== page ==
Obstacles to Opening Up Content and Data in the Cultural Heritage Sector
Across these sessions we’ve gathered a large amount of feedback on the problems – legal, technical and economic – faced by institutions trying to open up cultural content and data.
Below we’ve listed some of the most prominent difficulties that have surfaced during the course of the workshops. In doing so we are building on the work already undertaken in this area by JISC, UK Discovery and Europeana.
The list is, of course, very much a work in progress and we strongly encourage people to add to it either by commenting on this post or responding on our Open GLAM mailing list. Building and enriching this list will help inform the shape of events we run in the future and the documentation we can write to help demystify some of the issues highlighted.
Uncertainty concerning the legal status of digital reproductions and the originals themselves are some of the greatest obstacles to a more open cultural heritage.
A set of key issues have been identified in this field:
- The status of digital reproductions of objects. Can new rights be applied to digital copies of works that belong to the public domain?
- Rights clearance issues
- Orphan works
There are a plethora of economic issues that prevent GLAMs from opening up more of their collections. The cost of digitisation is perhaps the greatest obstacle to more freely available digitsed cultural content. But there are also costs associated with sorting data, hosting data, formatting data and exposing data, as well as the costs of clearing rights.
On top of the costs associated with digitising and opening data there is also the concern over the loss of existing revenue streams. A minority of GLAMs have made significant income from selling the data they hold about their collections. This issue is compounded by the fact that there is sometimes an expectation on GLAMs from local and national government that they turn over a profit with their data.
However, for the majority of GLAMs the fear seems to be not that they will lose an existing revenue stream but by opening their data and “letting go” of it, they will miss future, as yet, unrealised business opportunities.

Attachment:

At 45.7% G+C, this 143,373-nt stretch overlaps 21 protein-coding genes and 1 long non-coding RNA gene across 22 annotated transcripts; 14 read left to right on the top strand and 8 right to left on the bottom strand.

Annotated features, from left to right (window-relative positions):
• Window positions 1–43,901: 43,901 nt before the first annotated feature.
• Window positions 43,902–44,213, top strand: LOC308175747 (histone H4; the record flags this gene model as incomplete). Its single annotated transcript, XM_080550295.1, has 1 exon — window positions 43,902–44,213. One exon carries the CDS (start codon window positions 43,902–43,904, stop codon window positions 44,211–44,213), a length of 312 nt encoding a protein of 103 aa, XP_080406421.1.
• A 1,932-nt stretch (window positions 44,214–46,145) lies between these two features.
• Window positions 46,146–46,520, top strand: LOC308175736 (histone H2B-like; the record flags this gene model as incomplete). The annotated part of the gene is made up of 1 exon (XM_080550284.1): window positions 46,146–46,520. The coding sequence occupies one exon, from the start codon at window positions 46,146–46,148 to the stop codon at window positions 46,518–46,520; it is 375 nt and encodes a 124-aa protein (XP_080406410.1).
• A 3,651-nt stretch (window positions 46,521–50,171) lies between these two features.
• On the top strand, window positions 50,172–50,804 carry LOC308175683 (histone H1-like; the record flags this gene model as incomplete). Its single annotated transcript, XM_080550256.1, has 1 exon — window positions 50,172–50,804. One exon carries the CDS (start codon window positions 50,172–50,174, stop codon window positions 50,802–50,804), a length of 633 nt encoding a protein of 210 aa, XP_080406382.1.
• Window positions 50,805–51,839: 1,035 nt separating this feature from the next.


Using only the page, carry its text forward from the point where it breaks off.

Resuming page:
The truth is that open data and the web involves a radical rethinking of the role of a GLAM institution and the traditional dichotomy between curator and visitor. A cultural heritage open data ecosystem is one in which non-professionals can contribute to the process of curation and data enrichment.
This often generates a concern that something disreputable might be done with data and content or that authoritative data might be degraded by the activities of non-experts.
This relates to the further fear, often expressed by those working within cultural heritage institutions, that opening up data will lead to a loss of attribution to the agency that created it.
But beyond this, there is also a discomfort many feel within the cultural heritage sector about opening up data because it will enable others to make money from it. This has proven to be something many within GLAMs are uncomfortable with.
There are a plethora of technical obstacles to opening up cultural heritage data. More needs to be done to clarify practices and standards that make cultural heritage datasets more open, more easily re-used and interoperable. Questions such as which formats (RDF, MARC etc), vocabularies (standard, ad hoc) or serialisation (xml, json etc) could be more effectively addressed.
Some of the challenges faced to a more open culture are based on misunderstandings about the nature of open data. This point was made very forcibly at the legal workshop we held in Berlin by a number of the participants. For instance, institutions are sometimes unwilling to open up their metadata thinking that this will necessarily commit them to a waiver on the rights of the content itself.
What is needed here are better more visible explanations and justifications of the key concepts within open data — both legal and technical. In the coming weeks we will be addressing precisely this problem with the team over at UK Discovery by writing blog posts on key concepts and continuing to develop freely available documentation on this topic such as the Open Metadata Handbook.